Swift claimed in Verses on the Death of Dr Swift that irony was what he had been ‘born to introduce’, and had ‘Refin’d it first, and show’d its use’ (this, like most of the claims in the slippery Verses, is as sly as it is serious). He liked irony because it could represent delusion: it enabled him to look at the world in two ways, an honest one and a mad or inhumane one, and to show the latter in all its ugliness. Sometimes, on the subject of Ireland, he didn’t always trust his readers to see the madness as it ought to be seen, and so spelled it out. In A Short View of the State of Ireland, he breaks off in the middle of an ironic vision of Ireland as a land of plenty – replete with ‘thriving numerous plantations’, an ‘abundance of country seats’ and ‘shops full of goods’ – to lapse into gloomy candour: ‘My heart is too heavy to continue this irony longer.’ The idea that irony might be something you can only do with a lighter heart, or a lighter touch, rings true, and doesn’t fit the usual picture of Swift scribbling his satires in a fit of misanthropic rage. One of the most obscene things about A Modest Proposal is its delicacy – the time and attention lavished on the little things, the precision, the finickiness. It matters to the Proposer that ‘a little pepper or salt’ should be used if a family is to save up some of its child meat for boiling rather than eating it fresh. It matters to him whether butchers present children ready carved, or whether customers might prefer to take them home alive and ‘dress them hot from the knife, as we do roasting pigs’. And not all of it is just pedantry. The Proposer’s arguments have an internal logic, reflected in the careful numbering of Swift’s paragraphs, and there’s even a civilising note of humour in his remark about how young children are capable of learning to steal early. Madness may be inchoate, but the means it finds to express itself often aren’t, and one of Swift’s aims is to pinpoint the difference between good sense and something that appears to be good sense by the precision and discrimination with which it’s articulated. His satire asks the question about Enlightenment rationality no one wants to ask: if its intellectual methods can be co-opted to advocate so compellingly for savagery, how can we justify condemning the savagery without looking critically at reason too?

Swift spent much of his writing life exposing false reason and unreason, pointing out the incoherence or emptiness at the centre of what pretended to be cleverness. In the Kingdom of Brobdingnag during the second leg of his travels, Gulliver becomes the butt of the joke for failing to understand why the king bases his understanding of governance on ‘narrow’ principles of ‘common Sense and Reason’, where he favours the complex sophistry of modern European political science. (The king’s proposal for improving the lives of the common people of the land – ‘make two Ears of Corn, or two Blades of Grass to grow upon a Spot of Ground where only one grew before’ – is a touchingly simple answer to Ireland’s economic woes and provides a steer as to what Swift would do differently, were he in charge.) The convoluted digressions, difficult proofs and recondite allusions in A Tale of a Tub are parodies of classical and ecclesiastical scholarship, and provided Sterne with a model for his mocking inventories of Enlightenment learning in Tristram Shandy (‘Our knowledge physical, metaphysical, physiological, polemical, nautical, mathematical, enigmatical, technical, biographical, romantical, chemical and obstetrical’, as Tristram puts it). For the benefit of those who might miss the joke, Swift takes care to distinguish in the conclusion to the Tale between his own prose and that of the growing army of soi-disant ‘profound writers’, who imagine that obscurity is the same thing as depth. ‘As to the business of being profound, it is with writers as with wells,’ he argues. ‘Often when there is nothing in the world at the bottom besides dryness and dirt, though it be but yard and half underground it shall pass, however, for wondrous deep, upon no wiser a reason than because it is wondrous dark.’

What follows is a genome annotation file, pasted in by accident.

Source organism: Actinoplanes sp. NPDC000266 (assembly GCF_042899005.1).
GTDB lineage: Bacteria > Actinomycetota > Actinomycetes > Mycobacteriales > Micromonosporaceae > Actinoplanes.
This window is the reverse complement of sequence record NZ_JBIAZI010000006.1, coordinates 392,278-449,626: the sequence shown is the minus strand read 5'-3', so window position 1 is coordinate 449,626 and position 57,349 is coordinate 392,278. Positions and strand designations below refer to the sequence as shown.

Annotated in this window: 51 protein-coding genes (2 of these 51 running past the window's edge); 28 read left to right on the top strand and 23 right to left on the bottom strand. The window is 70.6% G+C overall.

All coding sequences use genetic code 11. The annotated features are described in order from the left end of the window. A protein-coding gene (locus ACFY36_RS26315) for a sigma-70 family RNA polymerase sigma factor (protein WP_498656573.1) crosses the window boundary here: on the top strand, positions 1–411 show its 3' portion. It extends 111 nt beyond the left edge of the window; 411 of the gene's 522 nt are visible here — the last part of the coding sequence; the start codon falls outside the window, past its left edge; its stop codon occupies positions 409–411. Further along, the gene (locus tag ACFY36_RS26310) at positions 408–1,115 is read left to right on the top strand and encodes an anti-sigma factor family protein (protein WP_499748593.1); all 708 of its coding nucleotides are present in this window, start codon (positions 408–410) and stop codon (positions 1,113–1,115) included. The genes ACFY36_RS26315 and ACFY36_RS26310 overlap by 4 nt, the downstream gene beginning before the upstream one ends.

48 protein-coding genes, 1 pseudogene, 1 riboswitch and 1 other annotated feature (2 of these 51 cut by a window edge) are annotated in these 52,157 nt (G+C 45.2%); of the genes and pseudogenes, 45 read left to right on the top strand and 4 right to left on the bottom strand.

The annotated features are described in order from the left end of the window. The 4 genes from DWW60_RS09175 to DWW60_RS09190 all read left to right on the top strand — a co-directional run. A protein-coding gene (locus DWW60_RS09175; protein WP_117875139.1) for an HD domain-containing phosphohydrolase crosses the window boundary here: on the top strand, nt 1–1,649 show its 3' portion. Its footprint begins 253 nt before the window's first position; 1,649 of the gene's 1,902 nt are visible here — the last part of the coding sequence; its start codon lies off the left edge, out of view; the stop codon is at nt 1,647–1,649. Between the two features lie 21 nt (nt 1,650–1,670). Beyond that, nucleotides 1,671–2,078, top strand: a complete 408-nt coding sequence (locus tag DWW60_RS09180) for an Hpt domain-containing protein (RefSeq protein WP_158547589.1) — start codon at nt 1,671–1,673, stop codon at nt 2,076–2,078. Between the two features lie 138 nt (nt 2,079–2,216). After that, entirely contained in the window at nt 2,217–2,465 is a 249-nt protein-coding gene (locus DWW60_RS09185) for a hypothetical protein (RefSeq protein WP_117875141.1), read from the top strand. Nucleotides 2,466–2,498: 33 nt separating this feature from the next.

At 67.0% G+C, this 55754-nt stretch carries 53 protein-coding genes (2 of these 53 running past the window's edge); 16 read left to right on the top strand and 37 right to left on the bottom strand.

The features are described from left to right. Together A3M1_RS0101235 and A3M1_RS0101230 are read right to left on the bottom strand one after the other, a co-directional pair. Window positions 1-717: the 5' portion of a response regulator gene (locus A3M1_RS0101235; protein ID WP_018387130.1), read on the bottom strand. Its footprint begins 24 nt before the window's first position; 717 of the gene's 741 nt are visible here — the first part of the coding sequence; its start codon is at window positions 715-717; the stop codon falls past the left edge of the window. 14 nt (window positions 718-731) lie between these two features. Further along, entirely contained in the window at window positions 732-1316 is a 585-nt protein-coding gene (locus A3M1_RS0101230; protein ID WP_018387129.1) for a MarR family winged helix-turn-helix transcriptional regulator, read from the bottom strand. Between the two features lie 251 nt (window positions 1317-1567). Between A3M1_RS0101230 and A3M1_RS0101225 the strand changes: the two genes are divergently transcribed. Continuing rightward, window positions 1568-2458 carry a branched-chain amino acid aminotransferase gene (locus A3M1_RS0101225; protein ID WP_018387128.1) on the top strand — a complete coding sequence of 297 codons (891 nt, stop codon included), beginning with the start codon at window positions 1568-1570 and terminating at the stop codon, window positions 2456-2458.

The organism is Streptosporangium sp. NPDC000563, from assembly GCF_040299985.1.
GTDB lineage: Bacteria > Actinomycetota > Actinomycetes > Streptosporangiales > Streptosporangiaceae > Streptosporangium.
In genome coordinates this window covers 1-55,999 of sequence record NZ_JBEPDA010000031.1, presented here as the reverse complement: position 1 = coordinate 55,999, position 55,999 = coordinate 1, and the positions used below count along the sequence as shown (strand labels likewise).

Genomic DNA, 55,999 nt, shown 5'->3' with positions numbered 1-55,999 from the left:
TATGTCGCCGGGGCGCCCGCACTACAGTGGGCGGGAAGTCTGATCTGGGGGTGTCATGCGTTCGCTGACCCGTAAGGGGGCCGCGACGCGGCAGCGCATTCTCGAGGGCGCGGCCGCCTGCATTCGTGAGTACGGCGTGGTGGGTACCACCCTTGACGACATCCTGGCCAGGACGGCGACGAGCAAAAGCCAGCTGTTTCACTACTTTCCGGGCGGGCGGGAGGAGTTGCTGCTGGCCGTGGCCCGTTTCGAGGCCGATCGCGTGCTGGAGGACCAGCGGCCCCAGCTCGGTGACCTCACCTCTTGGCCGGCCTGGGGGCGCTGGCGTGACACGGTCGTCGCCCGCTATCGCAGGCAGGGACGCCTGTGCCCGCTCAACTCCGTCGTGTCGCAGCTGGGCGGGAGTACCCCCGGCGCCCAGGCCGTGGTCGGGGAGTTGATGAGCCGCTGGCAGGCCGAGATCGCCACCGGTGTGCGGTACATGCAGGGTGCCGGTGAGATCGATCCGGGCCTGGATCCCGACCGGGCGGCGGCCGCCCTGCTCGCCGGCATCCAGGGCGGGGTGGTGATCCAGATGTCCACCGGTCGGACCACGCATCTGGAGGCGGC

Stella died in January 1728 after a long illness. During the year or so beforehand, when she was slowly fading, Swift resolved many times to stay in England or go abroad to France to escape the awful prospect of being in Ireland at her bedside. He was too ill and too heartbroken to attend the funeral. After her death the fights he picked got bigger and his ironies progressively less tolerant. He exchanged prose for poetry, circulating sections of his writings clandestinely in manuscript rather than printing them in their entirety. In a number of instances – including the three major verse satires he wrote during the 1730s, Verses on the Death of Dr Swift, On Poetry: A Rhapsody and The Legion Club – the reasons for partial printing and manuscript circulation of excised lines were political (and justified: Walpole considered issuing a warrant for Swift’s arrest in 1734, an idea he only dropped when it became clear that the government would need an army of ten thousand men to get past the dean’s loyal Dubliners). Manuscript versions of On Poetry contain 36 lines that Swift didn’t dare include in the version he set up for publication, excoriating kings as savage beasts: ‘Think on kings: the name denotes/Hogs, asses, wolves, baboons, and goats.’ A sly parenthetical aside, ostensibly there to exclude George II from the general demolition job on kingship, does more than any positive criticism could to confirm his place in the bestial crew: ‘I mean all kings except our own.’